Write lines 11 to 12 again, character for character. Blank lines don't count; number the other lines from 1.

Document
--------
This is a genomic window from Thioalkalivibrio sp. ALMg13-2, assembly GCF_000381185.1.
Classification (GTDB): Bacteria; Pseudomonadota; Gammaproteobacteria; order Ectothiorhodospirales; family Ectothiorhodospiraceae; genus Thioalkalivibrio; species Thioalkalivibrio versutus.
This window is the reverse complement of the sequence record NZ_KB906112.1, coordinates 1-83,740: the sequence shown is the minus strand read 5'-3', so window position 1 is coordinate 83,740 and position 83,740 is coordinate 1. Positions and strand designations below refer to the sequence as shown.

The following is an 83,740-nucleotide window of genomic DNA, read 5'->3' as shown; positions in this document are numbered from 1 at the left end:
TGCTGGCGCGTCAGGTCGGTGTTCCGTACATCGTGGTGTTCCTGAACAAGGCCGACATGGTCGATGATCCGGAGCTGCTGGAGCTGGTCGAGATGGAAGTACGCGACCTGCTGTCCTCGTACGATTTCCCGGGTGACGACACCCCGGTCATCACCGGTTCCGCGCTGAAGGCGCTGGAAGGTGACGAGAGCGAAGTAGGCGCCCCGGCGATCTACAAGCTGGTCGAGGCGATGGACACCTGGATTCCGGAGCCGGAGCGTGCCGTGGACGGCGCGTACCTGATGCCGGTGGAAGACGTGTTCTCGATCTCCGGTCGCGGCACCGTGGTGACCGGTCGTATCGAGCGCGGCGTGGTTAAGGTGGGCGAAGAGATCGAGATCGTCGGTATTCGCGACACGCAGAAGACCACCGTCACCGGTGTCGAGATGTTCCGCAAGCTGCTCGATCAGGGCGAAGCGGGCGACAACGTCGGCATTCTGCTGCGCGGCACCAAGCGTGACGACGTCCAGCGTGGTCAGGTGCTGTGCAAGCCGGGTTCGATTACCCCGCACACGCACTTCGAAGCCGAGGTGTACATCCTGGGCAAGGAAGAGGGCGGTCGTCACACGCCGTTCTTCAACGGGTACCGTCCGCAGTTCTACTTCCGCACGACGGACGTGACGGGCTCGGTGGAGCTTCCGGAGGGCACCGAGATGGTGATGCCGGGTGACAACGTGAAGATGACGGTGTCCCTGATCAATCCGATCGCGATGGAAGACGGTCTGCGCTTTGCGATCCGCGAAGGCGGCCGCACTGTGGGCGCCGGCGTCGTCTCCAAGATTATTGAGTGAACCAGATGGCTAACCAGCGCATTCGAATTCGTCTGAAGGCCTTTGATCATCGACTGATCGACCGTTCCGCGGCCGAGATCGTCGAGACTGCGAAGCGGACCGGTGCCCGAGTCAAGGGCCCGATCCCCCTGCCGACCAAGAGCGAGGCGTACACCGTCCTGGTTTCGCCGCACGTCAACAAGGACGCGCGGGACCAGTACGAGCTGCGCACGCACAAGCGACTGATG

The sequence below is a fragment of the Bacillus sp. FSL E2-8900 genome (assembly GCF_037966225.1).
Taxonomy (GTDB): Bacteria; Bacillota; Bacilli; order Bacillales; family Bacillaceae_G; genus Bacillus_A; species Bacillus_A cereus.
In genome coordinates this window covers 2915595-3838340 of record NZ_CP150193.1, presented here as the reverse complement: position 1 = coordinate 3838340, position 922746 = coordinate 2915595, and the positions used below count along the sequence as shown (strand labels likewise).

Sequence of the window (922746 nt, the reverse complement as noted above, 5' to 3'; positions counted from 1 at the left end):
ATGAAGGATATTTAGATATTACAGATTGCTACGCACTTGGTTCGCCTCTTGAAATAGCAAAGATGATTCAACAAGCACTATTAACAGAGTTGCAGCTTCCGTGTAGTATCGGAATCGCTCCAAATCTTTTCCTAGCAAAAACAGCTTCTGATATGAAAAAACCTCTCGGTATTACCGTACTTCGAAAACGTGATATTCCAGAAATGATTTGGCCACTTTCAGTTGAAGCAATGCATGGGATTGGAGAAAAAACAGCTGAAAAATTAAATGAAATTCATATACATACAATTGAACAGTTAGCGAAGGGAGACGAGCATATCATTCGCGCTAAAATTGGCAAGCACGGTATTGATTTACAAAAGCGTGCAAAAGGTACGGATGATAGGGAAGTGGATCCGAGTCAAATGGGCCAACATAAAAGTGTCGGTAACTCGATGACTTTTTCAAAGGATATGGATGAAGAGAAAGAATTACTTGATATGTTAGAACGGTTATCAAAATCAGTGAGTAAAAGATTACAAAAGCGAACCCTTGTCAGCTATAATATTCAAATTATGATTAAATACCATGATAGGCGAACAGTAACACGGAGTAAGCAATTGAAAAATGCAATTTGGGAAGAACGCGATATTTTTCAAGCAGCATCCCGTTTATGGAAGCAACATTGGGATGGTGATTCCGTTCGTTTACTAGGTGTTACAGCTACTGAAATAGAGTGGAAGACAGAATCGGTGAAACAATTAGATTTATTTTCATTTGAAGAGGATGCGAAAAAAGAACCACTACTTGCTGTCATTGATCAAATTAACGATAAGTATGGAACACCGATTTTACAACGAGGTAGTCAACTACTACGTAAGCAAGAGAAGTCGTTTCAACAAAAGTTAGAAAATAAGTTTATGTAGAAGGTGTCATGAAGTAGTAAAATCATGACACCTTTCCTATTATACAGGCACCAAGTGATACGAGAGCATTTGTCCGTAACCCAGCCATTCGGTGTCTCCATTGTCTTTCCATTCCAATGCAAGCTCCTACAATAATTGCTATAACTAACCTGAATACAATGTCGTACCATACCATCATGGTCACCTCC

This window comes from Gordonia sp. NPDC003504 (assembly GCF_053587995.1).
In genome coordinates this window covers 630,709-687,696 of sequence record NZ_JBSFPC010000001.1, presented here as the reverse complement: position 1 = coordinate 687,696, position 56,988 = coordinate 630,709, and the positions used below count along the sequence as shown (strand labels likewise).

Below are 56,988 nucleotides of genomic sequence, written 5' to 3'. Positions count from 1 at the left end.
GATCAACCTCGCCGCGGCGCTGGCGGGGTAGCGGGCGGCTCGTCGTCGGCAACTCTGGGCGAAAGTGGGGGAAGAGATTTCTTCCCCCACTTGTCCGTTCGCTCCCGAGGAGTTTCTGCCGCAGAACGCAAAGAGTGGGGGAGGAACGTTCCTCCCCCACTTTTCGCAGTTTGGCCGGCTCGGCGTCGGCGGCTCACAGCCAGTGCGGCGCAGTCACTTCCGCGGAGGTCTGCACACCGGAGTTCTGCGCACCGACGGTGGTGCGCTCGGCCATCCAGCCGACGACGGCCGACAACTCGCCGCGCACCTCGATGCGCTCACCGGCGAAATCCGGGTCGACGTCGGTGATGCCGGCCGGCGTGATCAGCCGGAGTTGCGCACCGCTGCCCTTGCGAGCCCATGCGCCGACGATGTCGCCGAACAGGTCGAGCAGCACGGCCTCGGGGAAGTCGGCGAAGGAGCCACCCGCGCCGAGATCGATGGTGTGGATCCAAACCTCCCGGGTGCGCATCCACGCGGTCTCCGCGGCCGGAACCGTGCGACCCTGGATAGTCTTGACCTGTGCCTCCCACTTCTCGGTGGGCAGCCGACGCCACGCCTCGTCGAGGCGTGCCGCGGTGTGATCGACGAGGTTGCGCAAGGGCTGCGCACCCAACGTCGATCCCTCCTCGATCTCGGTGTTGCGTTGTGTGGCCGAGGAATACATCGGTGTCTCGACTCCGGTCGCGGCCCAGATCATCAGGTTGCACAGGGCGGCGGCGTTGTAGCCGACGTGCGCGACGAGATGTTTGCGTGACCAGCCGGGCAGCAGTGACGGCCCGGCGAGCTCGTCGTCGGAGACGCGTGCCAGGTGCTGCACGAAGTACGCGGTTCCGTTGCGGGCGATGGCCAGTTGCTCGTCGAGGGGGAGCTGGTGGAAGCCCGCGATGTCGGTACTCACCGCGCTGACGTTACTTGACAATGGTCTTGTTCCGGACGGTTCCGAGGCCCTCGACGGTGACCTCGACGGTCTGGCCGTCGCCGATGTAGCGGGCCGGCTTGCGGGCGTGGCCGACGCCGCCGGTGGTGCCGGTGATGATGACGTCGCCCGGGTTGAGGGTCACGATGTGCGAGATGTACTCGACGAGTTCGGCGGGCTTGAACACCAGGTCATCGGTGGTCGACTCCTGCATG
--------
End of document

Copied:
This window comes from Gordonia sp. NPDC003504 (assembly GCF_053587995.1).
In genome coordinates this window covers 630,709-687,696 of sequence record NZ_JBSFPC010000001.1, presented here as the reverse complement: position 1 = coordinate 687,696, position 56,988 = coordinate 630,709, and the positions used below count along the sequence as shown (strand labels likewise).